After a Legionnaires' disease outbreak linked to a cooling tower at a Bronx hotel claimed a dozen lives and sickened nearly 130 New Yorkers over the summer, making it the worst such epidemic in city history, the city established legislation to regulate cooling towers, putting protocols in place where previously there had been no tracking mechanism.
The new legislation required all building owners to register their cooling towers within 30 days and for those towers to be tested for Legionella bacteria. Any towers found to be contaminated were to be disinfected immediately, and regular inspections would be conducted to ensure ongoing sanitization.
But figuring out which buildings had cooling towers and, at times, which didn't, proved to be complicated. The I-Team pored over hundreds of records and found violations given out to buildings without cooling towers, violations given to building owners who had complied with the law and residents frustrated by a bureaucratic hassle they say was unnecessary.
City officials maintain that despite headaches for a few, their efforts succeeded, and probably will ultimately save lives.
They say 3,619 building owners registered their cooling towers by the September deadline called for under the new city guidelines. Officials believe that's 90 percent of all the towers that exist in the city.
"In this case we leaned to being over aggressive," Deputy Mayor Anthony Shorris told the I-Team. "People got sick. People died. So I don’t think we had any choice."
"If I have to make a trade-off between some amount of hassle associated with dramatically reducing the risk of the disease I’ll take that anytime," Shorris added. "We went after every building we could think of that might have a cooling tower."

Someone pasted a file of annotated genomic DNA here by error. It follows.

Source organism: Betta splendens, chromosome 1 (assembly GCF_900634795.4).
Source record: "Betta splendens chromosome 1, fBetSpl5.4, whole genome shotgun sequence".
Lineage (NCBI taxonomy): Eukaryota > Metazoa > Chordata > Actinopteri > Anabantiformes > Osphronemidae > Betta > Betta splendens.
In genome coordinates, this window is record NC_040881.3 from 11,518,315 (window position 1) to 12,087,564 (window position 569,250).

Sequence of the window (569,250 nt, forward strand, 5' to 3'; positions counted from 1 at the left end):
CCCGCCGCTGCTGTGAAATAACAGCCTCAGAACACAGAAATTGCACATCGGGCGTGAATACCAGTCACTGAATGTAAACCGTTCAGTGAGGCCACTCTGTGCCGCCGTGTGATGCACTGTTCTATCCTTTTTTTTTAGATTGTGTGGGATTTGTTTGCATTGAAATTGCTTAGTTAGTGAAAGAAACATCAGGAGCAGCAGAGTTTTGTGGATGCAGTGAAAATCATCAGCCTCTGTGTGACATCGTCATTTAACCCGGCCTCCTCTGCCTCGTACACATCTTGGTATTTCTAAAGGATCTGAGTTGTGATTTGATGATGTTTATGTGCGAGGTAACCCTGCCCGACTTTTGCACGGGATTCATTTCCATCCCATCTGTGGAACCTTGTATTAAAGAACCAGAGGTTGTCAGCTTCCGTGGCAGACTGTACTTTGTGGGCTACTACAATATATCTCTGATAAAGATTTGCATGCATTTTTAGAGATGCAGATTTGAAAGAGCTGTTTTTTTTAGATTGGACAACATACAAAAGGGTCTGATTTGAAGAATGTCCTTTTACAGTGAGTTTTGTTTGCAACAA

City officials used police helicopters, firefighters, building inspectors -- even Google maps and subpoenas, according to sources and hearing decisions, to discern who had cooling towers and issued more than 1,200 violations for failing to register, disinfect, or file proper paperwork.
But not all those violations are sticking. At hearings so far, about 260 of the building owners charged with failing to register, clean their towers or file proper paperwork have had their violations dismissed.
The I-Team learned and the city confirmed that some New Yorkers felt either so pressured or fearful of breaking the new rules they ended up registering cooling towers they didn’t have. Some then faced additional fines for failing to disinfect cooling towers they didn’t have.
Others had violations dismissed because they have no cooling towers or because they could prove that they did indeed file the proper paperwork. The city has forgiven another 200 fines, including some for city-owned properties that didn't register by the deadline.
William Spitz, whose business Wesco Technologies maintains cooling towers, tells the I-Team most of his clients found the registration process simple and painless.
Spitz seemed bemused by the confusion in identifying the city’s universe of cooling towers.
“For someone who knows, it’s very easy,” Spitz said. “For one thing, the cooling towers have fans and pumps circulating the water through it, and there’s usually a plume of steam that’s coming off of a cooling tower when it’s operating.”
Legionnaires' disease usually sets in two to 10 days after exposure to the bacteria and has symptoms similar to pneumonia, including shortness of breath, high fever, chills and chest pains. People with Legionnaires' also experience appetite loss, confusion, fatigue and muscle aches.
It cannot be spread person-to-person and those at highest risk for contracting the illness include the elderly, cigarette smokers, people with chronic lung or immune system disease and those receiving immunosuppressive drugs. Most cases can be treated successfully with antibiotics.
The cooling towers represent a particular concern because they are outdoors and can spread a contaminated mist through an entire community.